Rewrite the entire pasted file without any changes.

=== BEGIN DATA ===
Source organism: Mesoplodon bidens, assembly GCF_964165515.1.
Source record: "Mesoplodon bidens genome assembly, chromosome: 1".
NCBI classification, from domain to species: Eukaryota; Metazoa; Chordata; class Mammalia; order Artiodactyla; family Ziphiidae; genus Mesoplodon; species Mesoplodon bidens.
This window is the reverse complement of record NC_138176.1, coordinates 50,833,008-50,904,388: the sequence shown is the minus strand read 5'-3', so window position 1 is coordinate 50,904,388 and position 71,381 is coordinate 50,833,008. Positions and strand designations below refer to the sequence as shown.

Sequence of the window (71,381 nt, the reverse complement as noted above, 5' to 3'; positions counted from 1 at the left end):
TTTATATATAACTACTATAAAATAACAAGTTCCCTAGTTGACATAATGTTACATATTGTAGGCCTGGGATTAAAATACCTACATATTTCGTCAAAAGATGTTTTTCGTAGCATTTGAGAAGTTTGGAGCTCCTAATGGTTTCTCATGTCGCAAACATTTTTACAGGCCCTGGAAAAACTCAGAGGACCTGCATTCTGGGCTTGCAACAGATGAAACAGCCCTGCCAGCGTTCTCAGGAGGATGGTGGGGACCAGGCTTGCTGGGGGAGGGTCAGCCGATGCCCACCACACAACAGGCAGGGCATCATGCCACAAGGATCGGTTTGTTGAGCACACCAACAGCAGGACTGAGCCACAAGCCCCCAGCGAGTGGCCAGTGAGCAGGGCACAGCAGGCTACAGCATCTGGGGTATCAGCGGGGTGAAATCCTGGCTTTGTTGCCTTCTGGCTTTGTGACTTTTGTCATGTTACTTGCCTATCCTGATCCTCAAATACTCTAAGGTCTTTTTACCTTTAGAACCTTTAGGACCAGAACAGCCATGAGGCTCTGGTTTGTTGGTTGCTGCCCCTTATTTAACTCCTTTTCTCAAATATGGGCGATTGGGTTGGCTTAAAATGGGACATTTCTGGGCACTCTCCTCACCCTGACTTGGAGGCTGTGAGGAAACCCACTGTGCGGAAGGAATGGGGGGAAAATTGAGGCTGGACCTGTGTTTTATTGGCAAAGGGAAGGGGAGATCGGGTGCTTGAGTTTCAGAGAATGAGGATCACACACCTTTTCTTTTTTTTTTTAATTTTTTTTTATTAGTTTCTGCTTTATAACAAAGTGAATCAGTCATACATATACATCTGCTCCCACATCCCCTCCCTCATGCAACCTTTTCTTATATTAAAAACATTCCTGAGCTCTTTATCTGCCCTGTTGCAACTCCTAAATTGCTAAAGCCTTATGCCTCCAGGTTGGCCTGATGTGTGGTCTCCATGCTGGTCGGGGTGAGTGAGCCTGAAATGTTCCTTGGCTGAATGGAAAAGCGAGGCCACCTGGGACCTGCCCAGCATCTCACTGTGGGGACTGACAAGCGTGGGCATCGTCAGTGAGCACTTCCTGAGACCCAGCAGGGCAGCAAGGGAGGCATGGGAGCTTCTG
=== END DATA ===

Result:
Source organism: Mesoplodon bidens, assembly GCF_964165515.1.
Source record: "Mesoplodon bidens genome assembly, chromosome: 1".
NCBI classification, from domain to species: Eukaryota; Metazoa; Chordata; class Mammalia; order Artiodactyla; family Ziphiidae; genus Mesoplodon; species Mesoplodon bidens.
This window is the reverse complement of record NC_138176.1, coordinates 50,833,008-50,904,388: the sequence shown is the minus strand read 5'-3', so window position 1 is coordinate 50,904,388 and position 71,381 is coordinate 50,833,008. Positions and strand designations below refer to the sequence as shown.

Sequence of the window (71,381 nt, the reverse complement as noted above, 5' to 3'; positions counted from 1 at the left end):
TTTATATATAACTACTATAAAATAACAAGTTCCCTAGTTGACATAATGTTACATATTGTAGGCCTGGGATTAAAATACCTACATATTTCGTCAAAAGATGTTTTTCGTAGCATTTGAGAAGTTTGGAGCTCCTAATGGTTTCTCATGTCGCAAACATTTTTACAGGCCCTGGAAAAACTCAGAGGACCTGCATTCTGGGCTTGCAACAGATGAAACAGCCCTGCCAGCGTTCTCAGGAGGATGGTGGGGACCAGGCTTGCTGGGGGAGGGTCAGCCGATGCCCACCACACAACAGGCAGGGCATCATGCCACAAGGATCGGTTTGTTGAGCACACCAACAGCAGGACTGAGCCACAAGCCCCCAGCGAGTGGCCAGTGAGCAGGGCACAGCAGGCTACAGCATCTGGGGTATCAGCGGGGTGAAATCCTGGCTTTGTTGCCTTCTGGCTTTGTGACTTTTGTCATGTTACTTGCCTATCCTGATCCTCAAATACTCTAAGGTCTTTTTACCTTTAGAACCTTTAGGACCAGAACAGCCATGAGGCTCTGGTTTGTTGGTTGCTGCCCCTTATTTAACTCCTTTTCTCAAATATGGGCGATTGGGTTGGCTTAAAATGGGACATTTCTGGGCACTCTCCTCACCCTGACTTGGAGGCTGTGAGGAAACCCACTGTGCGGAAGGAATGGGGGGAAAATTGAGGCTGGACCTGTGTTTTATTGGCAAAGGGAAGGGGAGATCGGGTGCTTGAGTTTCAGAGAATGAGGATCACACACCTTTTCTTTTTTTTTTTAATTTTTTTTTATTAGTTTCTGCTTTATAACAAAGTGAATCAGTCATACATATACATCTGCTCCCACATCCCCTCCCTCATGCAACCTTTTCTTATATTAAAAACATTCCTGAGCTCTTTATCTGCCCTGTTGCAACTCCTAAATTGCTAAAGCCTTATGCCTCCAGGTTGGCCTGATGTGTGGTCTCCATGCTGGTCGGGGTGAGTGAGCCTGAAATGTTCCTTGGCTGAATGGAAAAGCGAGGCCACCTGGGACCTGCCCAGCATCTCACTGTGGGGACTGACAAGCGTGGGCATCGTCAGTGAGCACTTCCTGAGACCCAGCAGGGCAGCAAGGGAGGCATGGGAGCTTCTG